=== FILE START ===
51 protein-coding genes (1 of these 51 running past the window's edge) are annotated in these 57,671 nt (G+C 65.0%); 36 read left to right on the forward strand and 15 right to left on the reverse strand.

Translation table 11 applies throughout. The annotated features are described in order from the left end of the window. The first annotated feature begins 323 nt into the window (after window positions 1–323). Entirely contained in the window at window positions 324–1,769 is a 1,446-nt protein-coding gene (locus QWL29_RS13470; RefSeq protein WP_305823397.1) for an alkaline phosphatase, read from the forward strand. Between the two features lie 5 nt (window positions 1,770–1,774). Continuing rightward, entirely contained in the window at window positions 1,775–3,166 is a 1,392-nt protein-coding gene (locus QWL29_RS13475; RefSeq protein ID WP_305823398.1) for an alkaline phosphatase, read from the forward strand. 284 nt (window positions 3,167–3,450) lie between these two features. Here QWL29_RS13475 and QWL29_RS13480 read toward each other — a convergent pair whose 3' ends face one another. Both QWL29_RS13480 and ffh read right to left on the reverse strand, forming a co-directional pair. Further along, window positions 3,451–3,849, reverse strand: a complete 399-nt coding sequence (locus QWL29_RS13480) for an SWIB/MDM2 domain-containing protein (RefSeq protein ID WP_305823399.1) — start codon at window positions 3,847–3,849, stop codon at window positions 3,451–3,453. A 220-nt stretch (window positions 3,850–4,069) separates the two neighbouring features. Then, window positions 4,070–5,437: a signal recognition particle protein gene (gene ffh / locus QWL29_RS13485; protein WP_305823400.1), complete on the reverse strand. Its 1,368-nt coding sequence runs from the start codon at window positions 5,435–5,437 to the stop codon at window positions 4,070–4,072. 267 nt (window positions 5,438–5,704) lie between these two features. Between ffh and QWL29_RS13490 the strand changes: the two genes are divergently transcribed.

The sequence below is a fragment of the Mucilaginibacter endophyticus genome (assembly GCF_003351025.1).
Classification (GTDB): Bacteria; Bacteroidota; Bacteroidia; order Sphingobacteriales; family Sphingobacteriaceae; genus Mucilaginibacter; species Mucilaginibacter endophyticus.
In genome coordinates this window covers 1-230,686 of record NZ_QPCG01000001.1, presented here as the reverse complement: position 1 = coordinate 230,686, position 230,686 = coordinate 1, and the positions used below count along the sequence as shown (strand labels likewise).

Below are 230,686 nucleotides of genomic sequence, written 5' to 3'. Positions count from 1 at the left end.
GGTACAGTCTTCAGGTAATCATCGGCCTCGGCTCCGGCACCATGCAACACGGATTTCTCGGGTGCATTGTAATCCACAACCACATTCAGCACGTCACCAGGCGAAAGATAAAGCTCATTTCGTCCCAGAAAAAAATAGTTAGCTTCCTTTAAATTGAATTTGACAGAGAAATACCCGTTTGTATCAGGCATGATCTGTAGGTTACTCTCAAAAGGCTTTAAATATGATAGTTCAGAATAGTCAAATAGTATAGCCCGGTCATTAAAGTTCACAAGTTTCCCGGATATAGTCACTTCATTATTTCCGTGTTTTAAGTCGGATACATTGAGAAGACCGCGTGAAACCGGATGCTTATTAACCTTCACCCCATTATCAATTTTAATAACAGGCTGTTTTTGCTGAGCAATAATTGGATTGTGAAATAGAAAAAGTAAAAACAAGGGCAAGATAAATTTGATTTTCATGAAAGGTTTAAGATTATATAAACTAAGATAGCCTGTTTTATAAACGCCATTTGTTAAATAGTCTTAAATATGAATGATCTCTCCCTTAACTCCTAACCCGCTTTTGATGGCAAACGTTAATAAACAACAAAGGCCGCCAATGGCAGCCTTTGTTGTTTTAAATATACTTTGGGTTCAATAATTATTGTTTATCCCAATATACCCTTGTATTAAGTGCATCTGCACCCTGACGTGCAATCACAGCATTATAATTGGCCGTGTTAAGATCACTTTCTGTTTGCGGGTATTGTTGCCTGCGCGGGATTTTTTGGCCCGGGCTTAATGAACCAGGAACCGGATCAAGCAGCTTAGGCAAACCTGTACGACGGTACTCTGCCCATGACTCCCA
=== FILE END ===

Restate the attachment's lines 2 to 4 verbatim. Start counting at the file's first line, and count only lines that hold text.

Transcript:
Translation table 11 applies throughout. The annotated features are described in order from the left end of the window. The first annotated feature begins 323 nt into the window (after window positions 1–323). Entirely contained in the window at window positions 324–1,769 is a 1,446-nt protein-coding gene (locus QWL29_RS13470; RefSeq protein WP_305823397.1) for an alkaline phosphatase, read from the forward strand. Between the two features lie 5 nt (window positions 1,770–1,774). Continuing rightward, entirely contained in the window at window positions 1,775–3,166 is a 1,392-nt protein-coding gene (locus QWL29_RS13475; RefSeq protein ID WP_305823398.1) for an alkaline phosphatase, read from the forward strand. 284 nt (window positions 3,167–3,450) lie between these two features. Here QWL29_RS13475 and QWL29_RS13480 read toward each other — a convergent pair whose 3' ends face one another. Both QWL29_RS13480 and ffh read right to left on the reverse strand, forming a co-directional pair. Further along, window positions 3,451–3,849, reverse strand: a complete 399-nt coding sequence (locus QWL29_RS13480) for an SWIB/MDM2 domain-containing protein (RefSeq protein ID WP_305823399.1) — start codon at window positions 3,847–3,849, stop codon at window positions 3,451–3,453. A 220-nt stretch (window positions 3,850–4,069) separates the two neighbouring features. Then, window positions 4,070–5,437: a signal recognition particle protein gene (gene ffh / locus QWL29_RS13485; protein WP_305823400.1), complete on the reverse strand. Its 1,368-nt coding sequence runs from the start codon at window positions 5,435–5,437 to the stop codon at window positions 4,070–4,072. 267 nt (window positions 5,438–5,704) lie between these two features. Between ffh and QWL29_RS13490 the strand changes: the two genes are divergently transcribed.

The sequence below is a fragment of the Mucilaginibacter endophyticus genome (assembly GCF_003351025.1).
Classification (GTDB): Bacteria; Bacteroidota; Bacteroidia; order Sphingobacteriales; family Sphingobacteriaceae; genus Mucilaginibacter; species Mucilaginibacter endophyticus.